Initially, Kuo and colleagues had detected the abnormal cerebellar brain wave activity in mice that had tremors like those observed in patients with essential tremor. They found that they could stop or start tremors in the animals by stimulating certain neurons in their brains that triggered or suppressed the oscillations.

"These results established a causal relationship between the brain oscillations and tremor, which cannot be directly tested in patients,” says Kuo.

What causes abnormal oscillations?

By studying the postmortem brain tissue of patients with essential tremor, the team had also previously established that these patients had abnormally high numbers of synapses connecting nerve cells in the cerebellum called climbing fibers and Purkinje cells (PC and FC).

In the current study, the team used postmortem brain tissue again to study the formation of these synapses, which they found seemed to be influenced by a protein called glutamate receptor delta 2 (GluRδ2).

When GluRδ2 is underexpressed, any excess synapses formed between climbing fibers and Purkinje cells are not eliminated, which results in too many neural connections, explains Kuo.

The case for GluRδ2 insufficiency as a contributor to essential tremor was made even stronger when the team studied mice engineered to have reduced expression of the receptor. The animals developed tremors that were similar to those observed in humans with the condition. The tremors also became more severe as the animals aged.

Furthermore, when the team corrected the GluRδ2 deficiency by restoring the protein’s function, tremor symptoms improved, indicating that GluRδ2 plays a key role in essential tremor.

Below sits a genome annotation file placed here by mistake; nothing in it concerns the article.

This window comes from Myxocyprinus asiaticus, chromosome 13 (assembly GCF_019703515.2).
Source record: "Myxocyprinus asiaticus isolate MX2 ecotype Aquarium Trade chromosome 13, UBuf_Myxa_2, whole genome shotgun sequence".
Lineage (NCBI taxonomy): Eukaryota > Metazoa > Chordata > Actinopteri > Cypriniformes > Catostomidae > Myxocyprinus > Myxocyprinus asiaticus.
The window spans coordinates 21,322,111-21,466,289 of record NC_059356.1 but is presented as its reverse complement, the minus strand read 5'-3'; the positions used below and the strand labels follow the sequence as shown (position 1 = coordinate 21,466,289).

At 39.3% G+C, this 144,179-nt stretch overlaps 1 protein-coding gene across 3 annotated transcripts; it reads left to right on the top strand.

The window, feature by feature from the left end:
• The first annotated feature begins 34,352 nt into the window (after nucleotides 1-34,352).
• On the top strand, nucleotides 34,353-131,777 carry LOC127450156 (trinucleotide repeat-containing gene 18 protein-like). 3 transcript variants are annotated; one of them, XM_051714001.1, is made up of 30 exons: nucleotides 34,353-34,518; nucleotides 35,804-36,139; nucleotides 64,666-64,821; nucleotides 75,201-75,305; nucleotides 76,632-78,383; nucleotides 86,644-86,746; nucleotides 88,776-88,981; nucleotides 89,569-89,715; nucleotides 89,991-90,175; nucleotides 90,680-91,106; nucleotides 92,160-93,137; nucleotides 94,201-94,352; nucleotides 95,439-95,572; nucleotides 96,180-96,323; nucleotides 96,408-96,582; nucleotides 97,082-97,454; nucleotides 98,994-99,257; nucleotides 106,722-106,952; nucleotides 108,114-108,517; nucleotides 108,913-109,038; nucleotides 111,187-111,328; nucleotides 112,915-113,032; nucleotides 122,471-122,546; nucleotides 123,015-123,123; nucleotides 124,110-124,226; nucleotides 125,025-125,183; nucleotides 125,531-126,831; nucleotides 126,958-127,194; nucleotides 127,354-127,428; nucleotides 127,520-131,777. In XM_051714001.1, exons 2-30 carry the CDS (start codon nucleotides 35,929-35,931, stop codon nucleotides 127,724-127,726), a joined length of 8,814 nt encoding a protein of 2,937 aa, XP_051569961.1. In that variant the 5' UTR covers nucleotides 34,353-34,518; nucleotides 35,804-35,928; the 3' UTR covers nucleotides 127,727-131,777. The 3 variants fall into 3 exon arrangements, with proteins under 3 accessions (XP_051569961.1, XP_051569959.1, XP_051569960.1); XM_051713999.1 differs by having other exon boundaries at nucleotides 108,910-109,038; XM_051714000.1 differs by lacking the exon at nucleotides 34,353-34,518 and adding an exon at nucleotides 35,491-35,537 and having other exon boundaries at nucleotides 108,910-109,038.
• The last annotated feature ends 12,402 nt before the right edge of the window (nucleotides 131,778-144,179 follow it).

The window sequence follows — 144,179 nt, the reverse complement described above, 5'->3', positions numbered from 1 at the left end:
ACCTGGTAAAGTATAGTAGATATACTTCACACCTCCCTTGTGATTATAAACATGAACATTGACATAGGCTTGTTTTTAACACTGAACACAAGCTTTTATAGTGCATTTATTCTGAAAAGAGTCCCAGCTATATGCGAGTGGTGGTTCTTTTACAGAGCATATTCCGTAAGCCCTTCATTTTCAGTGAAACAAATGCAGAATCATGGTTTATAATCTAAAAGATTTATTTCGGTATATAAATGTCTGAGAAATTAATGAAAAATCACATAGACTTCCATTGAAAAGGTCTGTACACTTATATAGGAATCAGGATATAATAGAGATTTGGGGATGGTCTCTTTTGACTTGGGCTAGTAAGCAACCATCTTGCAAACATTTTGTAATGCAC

Potential new treatments

The researchers say the findings could pave the way for potential new treatments:

“Our findings identify a pathophysiologic contribution to tremor at molecular (GluRd2), structural (CF-to-PC synapses), physiological (cerebellar oscillations), and behavioral levels (kinetic tremor) that might have clinical applications for treating ET [essential tremor],” writes the team.

"Using cerebellar EEG as a guide, we may be able to use neuromodulation techniques such as tDCS or TMS (transcranial direct-current stimulation or transcranial magnetic stimulation) to reduce tremor or even drugs to reduce transmission between the climbing fibers and Purkinje cells,” says Kuo.

The team also plans to apply their results to future studies testing the effectiveness of drugs at reducing tremors and Kuo is already trying to develop agents that increase GluRδ2 expression in the brain.


Overactive brain waves trigger essential tremor. Medical Express 2020. Available at:

New Study Finds Overactive Brain Waves Cause a Common Movement Disorder Called Essential Tremor. Discover 2020. Megan Schmidt. Available at:

Journal reference:

Pan M, et al. Cerebellar oscillations are driven by synaptic pruning deficits of cerebellar climbing fibers contribute to tremor pathophysiology. Sci. Transl. Med. 12, eaay1769 (2020).

Sally Robertson

Written by

Sally Robertson

Sally first developed an interest in medical communications when she took on the role of Journal Development Editor for BioMed Central (BMC), after having graduated with a degree in biomedical science from Greenwich University.